In Her Words
Right Hand Ring
A commitment to me
Your left hand says, “I love you.” Your right hand says, “I love me too.” So DeBeers proclaims in their “Right Hand Ring” campaign.
I can’t be the only one who fell for this men-who-needs-’em, modern-day bra-burning declaration. I certainly epitomize the target demographic: young professional with sufficient disposable income to squander on jewelry for herself; enough angry-young-woman inner rage to trigger a penchant for collegiate women’s studies courses; a never-ending love affair with Alanis Morissette; and an innate need to shun the caretaking wiles of a man. “The rock I’m rockin? I bought it,” Beyonce croons. “‘Cause I depend on me.”
Of course, depending on myself is a fairly new concept for me. Three years ago, my husband and I separated, and I left the lush West Coast for the concrete insanity of New York to figure out what I wanted from life. All alone, new job, no friends, tiny apartment, only one income hitting the checking account. In constant search of inspiration, strength and encouragement, I sought solace in words—on the page, on TV, on my laptop as I journaled my way through the fog. I needed to believe I could not only survive, but thrive, on my own.
That’s when DeBeers roped me in.
A few months before my move to New York, as my marriage unraveled with increasing speed, I wandered into a Seattle Tiffany store and peered into the diamond display cases. I thought of how their Lucida diamond had debuted the year after my wedding, and how I’d pouted over not having the opportunity to entertain it as an option for my engagement ring. It dawned on me that now I might get that chance. Someday. Of course, I was still wearing the striking diamond and platinum ring my soon-to- be-ex-husband had so thoughtfully—and expertly—designed. As I stood twisting it around my finger, a saleswoman approached me.
“Looking to upgrade?” she asked.
I smiled. “I guess you could say that.”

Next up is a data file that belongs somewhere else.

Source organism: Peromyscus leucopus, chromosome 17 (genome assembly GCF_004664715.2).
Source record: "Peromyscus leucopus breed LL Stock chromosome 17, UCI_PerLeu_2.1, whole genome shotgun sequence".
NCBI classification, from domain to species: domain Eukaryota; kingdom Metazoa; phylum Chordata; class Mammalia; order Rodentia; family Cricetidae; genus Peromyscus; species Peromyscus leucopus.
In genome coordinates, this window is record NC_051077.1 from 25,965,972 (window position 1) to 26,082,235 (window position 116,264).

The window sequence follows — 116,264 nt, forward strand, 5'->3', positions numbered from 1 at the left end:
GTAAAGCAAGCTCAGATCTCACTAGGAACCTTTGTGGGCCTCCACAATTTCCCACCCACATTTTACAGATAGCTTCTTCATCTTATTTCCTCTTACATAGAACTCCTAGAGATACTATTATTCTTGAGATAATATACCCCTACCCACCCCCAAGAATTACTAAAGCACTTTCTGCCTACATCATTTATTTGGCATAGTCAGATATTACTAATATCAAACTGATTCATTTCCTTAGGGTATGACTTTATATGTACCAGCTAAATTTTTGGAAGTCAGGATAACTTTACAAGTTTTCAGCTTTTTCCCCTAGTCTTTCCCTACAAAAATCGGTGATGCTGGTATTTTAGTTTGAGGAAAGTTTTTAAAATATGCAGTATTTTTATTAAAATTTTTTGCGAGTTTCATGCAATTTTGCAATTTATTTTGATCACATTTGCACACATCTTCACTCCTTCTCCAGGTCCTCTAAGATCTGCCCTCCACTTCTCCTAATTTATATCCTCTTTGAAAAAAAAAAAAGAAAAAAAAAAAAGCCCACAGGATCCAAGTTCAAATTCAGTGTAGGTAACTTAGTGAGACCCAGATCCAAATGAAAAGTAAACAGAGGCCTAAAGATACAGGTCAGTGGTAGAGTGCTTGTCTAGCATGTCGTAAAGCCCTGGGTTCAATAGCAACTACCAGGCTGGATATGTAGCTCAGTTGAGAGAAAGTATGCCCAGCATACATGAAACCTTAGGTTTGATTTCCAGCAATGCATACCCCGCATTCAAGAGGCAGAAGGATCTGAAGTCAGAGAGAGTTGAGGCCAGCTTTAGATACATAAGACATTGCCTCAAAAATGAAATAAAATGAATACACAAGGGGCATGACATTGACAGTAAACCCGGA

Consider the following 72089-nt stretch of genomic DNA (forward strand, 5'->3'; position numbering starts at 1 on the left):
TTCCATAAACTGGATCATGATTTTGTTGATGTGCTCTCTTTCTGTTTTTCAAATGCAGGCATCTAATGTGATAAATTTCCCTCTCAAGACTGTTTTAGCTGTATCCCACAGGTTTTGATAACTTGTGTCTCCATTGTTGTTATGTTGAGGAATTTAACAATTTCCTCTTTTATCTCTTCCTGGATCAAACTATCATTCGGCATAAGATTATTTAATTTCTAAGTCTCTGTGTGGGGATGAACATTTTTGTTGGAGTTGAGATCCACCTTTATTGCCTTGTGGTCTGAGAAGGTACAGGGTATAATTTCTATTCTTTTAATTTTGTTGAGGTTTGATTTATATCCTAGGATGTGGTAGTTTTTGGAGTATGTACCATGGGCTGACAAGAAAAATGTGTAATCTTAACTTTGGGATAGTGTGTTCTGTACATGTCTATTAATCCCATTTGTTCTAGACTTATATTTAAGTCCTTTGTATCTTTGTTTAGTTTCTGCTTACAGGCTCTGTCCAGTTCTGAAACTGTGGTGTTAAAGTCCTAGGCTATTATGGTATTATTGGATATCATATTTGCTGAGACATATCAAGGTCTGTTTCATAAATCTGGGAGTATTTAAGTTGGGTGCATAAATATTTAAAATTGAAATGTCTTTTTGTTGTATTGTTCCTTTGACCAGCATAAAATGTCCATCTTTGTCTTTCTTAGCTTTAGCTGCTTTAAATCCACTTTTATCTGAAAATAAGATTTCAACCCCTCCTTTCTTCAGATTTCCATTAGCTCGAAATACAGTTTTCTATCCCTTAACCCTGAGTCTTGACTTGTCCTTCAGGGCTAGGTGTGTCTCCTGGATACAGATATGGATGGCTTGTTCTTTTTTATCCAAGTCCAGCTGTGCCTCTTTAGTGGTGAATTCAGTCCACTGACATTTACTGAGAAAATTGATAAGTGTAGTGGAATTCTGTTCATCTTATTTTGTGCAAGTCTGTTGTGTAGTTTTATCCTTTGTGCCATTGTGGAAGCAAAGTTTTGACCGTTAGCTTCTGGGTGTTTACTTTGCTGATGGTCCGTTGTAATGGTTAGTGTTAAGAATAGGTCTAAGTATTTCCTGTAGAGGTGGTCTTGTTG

“Well, we have a lot to choose from,” she began, proffering one glittering rock after another.
“What do you think?” she asked, as I admired a two-carat Lucida on my left ring finger.
“Actually, I think I’d rather find something for my other hand. Perhaps something in sterling. Modern. And strong.”
“Ah, the Right Hand Ring,” she nodded.
“Your left hand believes in shining armor, your right hand thinks knights are for fairy tales,” I joked.
I tried on a number of rings, but I knew when I’d found The One. Two silver circles, parallel at the base, intersecting at the top, the center point stronger as a result of their union.
“It’s called Le Cercle,” the saleswoman explained.
The circle. How completely appropriate. The wedding ring is a circle because of what it stands for—no beginning, no end, that which returns to itself, the hole in its center a gateway to the unknown. All that represents a marriage. And all that represents a new solitary life.
“You seem to have found what you want,” the saleswoman noted.
I had, but I wasn’t ready to buy just yet. However I made a pact with myself: I would survive this storm, and when I got to the other side, I would buy that ring.
By the time my final divorce papers arrived—one year after my Tiffany foray—I knew it was time to lay the old ring to rest. I tucked it safely into my jewelry box and stared at my bare fingers. My wedding band had symbolized commitment to another; now it was time for a commitment to myself.
The next day, I journeyed to the flagship Tiffany on Fifth Avenue and asked for the Le Cercle. The vivacious young saleswoman slipped it from its signature turquoise suede pouch and placed it in my palm. It felt strong and solid, despite its polished, delicate appearance.
I slid it onto my right ring finger. “Perfect. I’ll take it.”
“Well, that was the easiest sale I’ve made all day!” the woman laughed. “You certainly know what you want.”
“Yes,” I said. “Yes, I do.”